Wednesday, March 20, 2013

Honey from stingless bees

About 800 species of stingless bees are found throughout tropical regions of the World, ranging from such ecologically diverse habitats as humid rainforest to dry savanna or cerrado. Their greatest diversity and abundance, however, is in the Amazonian rain forest. While they range in size from only a few mm to larger than the honey bee (Apis mellifera), they all live in colonies where they care for the brood (the new bees) laid by the colony mother, or queen. Some colonies contains thousands of individuals. Working females are constantly flying in and out of the colony to gather what is needed for sustaining the large family. Most importantly the foraging workers gather honey and pollen used as provision for the young bees (larvae) being reared. The bees will usually store a large amount of both honey and pollen during favorable times which they can use later. If properly managed, the honey can be harvested from the stingless bees without damaging or weakening the colony. The taste of stingless bee honey is experienced different by different people, but generally it is called very sweet and pleasant, almost acidic and with a boost of floral fragrances. The highly desired Tetragonisca honey is a little more acidic compared to honey from Melipona due to the plants visited by these bees.
Traditional use of honey from stingless bees
The use of stingless bee honey is known from all of the regions where these bees are found, with possibly most interest in the cultivation in Latin America and Australia (called sugar-bags there). The best documented use of honey from stingless bees comes from the Mayan civilization in the Yucatan peninsula where they use Melipona beechei. Here the bee is called "xunancab" and beekeeping of this species originated independent of hive beekeeping with honey bees in the Old World. "Xunancab" was in the Maya civilization only second in importance to corn (maize) in people's lives and rituals. The honey was used both as honey, but also fermented as "balche", their alcoholic drink. Today the tradition of keeping stingless bees has largely been abandoned in favor of imported honey bees (Apis mellifera) which yields more honey.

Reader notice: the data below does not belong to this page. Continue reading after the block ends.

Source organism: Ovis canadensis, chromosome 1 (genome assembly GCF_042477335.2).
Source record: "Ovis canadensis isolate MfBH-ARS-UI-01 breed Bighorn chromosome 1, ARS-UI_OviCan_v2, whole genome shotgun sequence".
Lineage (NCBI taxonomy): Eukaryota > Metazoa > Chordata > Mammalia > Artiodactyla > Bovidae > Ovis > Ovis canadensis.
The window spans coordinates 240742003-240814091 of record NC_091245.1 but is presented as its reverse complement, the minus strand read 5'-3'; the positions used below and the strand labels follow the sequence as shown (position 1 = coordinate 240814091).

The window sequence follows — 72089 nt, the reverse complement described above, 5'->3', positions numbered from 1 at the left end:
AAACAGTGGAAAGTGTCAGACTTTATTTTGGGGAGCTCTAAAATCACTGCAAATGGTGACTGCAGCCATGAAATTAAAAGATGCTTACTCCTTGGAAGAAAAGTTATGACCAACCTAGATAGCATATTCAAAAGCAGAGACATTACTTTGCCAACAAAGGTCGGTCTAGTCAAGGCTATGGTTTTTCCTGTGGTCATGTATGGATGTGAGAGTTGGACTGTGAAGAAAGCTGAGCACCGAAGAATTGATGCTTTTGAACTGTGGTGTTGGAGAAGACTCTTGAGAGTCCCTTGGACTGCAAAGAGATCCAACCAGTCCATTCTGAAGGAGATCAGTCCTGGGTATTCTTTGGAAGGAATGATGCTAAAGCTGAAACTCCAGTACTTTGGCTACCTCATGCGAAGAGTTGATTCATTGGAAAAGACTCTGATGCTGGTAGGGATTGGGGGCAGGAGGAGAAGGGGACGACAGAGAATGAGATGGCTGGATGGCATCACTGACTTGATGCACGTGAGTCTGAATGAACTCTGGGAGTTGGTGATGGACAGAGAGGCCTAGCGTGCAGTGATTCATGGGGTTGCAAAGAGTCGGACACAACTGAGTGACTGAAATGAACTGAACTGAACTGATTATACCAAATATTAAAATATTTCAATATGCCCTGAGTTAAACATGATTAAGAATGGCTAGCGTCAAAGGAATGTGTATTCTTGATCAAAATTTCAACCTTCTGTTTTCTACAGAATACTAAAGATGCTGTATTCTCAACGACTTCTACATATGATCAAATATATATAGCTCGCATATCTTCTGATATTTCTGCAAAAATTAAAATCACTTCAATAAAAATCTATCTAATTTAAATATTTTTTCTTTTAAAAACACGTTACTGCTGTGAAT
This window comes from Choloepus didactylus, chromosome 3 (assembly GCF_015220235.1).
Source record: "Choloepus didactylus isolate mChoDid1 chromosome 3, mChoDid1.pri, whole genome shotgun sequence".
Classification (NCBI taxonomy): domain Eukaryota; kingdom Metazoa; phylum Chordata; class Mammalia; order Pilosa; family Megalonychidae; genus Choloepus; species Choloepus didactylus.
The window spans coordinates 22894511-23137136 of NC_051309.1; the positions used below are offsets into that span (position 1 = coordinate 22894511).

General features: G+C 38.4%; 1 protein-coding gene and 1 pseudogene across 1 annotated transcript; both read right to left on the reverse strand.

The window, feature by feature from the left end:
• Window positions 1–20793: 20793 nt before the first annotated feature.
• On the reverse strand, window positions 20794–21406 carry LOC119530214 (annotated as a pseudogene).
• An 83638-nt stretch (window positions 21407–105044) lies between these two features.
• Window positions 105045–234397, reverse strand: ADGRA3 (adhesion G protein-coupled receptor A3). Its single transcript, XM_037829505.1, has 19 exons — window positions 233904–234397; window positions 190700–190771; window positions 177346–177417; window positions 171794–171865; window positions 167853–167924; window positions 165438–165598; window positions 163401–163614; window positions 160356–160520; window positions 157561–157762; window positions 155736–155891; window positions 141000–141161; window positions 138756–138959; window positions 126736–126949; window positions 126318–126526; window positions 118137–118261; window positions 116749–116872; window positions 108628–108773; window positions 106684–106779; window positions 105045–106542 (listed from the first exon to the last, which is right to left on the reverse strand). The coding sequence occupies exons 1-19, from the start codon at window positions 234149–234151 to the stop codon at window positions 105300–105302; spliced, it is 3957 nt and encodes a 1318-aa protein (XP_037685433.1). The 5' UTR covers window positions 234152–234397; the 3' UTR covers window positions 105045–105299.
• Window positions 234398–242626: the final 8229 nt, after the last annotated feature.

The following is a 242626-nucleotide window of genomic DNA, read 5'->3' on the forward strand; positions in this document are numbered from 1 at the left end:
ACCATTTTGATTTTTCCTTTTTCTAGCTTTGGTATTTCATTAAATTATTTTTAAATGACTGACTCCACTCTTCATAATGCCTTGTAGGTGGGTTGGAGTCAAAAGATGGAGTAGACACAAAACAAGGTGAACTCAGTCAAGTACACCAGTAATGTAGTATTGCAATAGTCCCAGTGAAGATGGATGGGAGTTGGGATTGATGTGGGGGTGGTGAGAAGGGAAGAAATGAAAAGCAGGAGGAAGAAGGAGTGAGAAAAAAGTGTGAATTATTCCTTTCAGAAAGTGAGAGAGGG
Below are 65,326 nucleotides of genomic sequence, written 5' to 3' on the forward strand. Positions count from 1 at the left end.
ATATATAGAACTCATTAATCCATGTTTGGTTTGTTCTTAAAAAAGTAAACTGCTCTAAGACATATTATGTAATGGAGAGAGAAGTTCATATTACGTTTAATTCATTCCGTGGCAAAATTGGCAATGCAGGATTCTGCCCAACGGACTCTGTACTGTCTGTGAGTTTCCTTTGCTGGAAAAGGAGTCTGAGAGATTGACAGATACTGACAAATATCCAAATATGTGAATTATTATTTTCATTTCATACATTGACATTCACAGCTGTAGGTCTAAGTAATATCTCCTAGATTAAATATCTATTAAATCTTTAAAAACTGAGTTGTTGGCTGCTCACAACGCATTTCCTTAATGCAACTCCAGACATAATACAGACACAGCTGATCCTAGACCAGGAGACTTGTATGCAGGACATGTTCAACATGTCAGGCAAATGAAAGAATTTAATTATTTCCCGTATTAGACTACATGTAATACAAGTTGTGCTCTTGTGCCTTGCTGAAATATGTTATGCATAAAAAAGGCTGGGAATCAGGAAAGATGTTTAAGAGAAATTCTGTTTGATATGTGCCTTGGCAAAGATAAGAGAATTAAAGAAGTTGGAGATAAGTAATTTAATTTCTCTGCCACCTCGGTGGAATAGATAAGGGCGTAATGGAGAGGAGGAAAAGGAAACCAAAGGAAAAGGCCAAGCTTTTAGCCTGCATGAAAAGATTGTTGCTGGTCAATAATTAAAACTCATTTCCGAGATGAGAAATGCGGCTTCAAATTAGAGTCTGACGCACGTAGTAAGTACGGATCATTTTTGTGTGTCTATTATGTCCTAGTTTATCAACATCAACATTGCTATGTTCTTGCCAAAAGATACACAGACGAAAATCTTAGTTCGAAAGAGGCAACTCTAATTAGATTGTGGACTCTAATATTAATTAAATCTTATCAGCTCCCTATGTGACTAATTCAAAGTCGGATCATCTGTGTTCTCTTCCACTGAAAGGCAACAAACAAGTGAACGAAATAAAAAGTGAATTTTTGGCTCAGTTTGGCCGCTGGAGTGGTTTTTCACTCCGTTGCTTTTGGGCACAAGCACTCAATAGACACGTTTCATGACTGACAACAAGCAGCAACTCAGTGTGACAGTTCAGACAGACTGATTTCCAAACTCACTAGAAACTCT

In Peru stingless bee honey has been used in traditional medicine for centuries or more, but the actual beekeeping has been limited and most honey for the local market is collected by cutting down trees with entire bee colonies, which are then left to die. Traditionally honey from stingless bees are harvested by squeezing the honey pots with the bare hands and collecting the honey as it pour out of the nest, often contaminated with pollen and brood (bee larvae). This makes the honey particular susceptible to fermentation. The honey is widely used and often sold at local markets. Here the honey may serve both as a sweetener, but more often as part of folk medicine. Stingless bee honey are an important part of different treatments against throat infections (common cold, cough), but are also used in the treatment of fertility problems. While the honey possesses anti-bacterial properties dependent on the botanical origin of the honey, the combination of stingless bee honey with jungle herbs may alter or improve the properties of each remedy to be more specific in the treatment. A typical mixture to combat fever include stingless bee honey (1 part) mixed with sugar cane alcohol (5 parts) and left with the local plant "chuchu-huasi" (Maytenus krukovii) and pollen.

No comments:

Post a Comment